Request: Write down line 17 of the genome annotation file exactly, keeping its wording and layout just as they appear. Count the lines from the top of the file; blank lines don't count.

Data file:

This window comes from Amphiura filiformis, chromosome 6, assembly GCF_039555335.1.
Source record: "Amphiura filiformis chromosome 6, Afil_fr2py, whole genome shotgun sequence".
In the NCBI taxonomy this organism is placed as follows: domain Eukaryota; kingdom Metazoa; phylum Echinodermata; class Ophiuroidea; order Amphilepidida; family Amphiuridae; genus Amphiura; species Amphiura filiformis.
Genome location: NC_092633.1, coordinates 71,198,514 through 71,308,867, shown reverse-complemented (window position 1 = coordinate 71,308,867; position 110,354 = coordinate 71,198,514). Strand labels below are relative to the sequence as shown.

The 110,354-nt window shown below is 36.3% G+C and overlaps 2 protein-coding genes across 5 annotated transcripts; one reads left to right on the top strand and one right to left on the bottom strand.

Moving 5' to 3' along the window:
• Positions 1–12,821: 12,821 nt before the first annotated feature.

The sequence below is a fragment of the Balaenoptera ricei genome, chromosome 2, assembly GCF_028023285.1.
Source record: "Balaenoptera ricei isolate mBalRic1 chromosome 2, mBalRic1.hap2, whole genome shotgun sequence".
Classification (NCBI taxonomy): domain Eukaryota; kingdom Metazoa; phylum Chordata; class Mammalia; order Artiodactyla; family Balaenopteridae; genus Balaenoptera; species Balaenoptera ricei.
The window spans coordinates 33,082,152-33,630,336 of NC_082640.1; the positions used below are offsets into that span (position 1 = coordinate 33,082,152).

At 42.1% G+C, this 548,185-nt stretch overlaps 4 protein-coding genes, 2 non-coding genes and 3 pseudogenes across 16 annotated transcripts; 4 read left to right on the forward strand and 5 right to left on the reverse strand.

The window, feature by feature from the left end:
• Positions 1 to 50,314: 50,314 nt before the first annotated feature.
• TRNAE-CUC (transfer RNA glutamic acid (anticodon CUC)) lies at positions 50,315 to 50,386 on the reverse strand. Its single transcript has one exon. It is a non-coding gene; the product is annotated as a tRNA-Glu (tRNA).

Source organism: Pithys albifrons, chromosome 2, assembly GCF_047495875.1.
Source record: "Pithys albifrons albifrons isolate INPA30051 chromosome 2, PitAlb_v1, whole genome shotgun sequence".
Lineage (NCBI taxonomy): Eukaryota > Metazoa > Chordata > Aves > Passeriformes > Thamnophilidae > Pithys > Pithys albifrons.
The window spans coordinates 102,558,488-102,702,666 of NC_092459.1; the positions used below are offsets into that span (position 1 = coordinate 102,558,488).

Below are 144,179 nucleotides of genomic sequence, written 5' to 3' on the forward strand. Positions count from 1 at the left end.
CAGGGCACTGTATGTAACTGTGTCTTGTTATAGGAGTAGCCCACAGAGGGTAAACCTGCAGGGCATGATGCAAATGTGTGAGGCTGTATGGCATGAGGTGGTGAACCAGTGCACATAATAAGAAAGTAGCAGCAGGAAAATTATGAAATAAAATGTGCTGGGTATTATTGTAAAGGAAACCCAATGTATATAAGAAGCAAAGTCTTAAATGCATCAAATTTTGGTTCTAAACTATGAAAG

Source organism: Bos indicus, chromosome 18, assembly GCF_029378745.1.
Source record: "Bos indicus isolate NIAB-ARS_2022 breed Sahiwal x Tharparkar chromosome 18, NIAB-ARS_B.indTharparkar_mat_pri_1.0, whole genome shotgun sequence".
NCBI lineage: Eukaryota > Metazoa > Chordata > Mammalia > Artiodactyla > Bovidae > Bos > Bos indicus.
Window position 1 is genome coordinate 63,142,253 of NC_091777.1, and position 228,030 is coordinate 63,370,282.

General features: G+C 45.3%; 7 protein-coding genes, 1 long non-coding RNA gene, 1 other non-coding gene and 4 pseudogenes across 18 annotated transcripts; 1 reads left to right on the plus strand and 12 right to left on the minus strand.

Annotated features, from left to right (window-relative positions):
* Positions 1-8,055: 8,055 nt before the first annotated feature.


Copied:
Source record: "Pithys albifrons albifrons isolate INPA30051 chromosome 2, PitAlb_v1, whole genome shotgun sequence".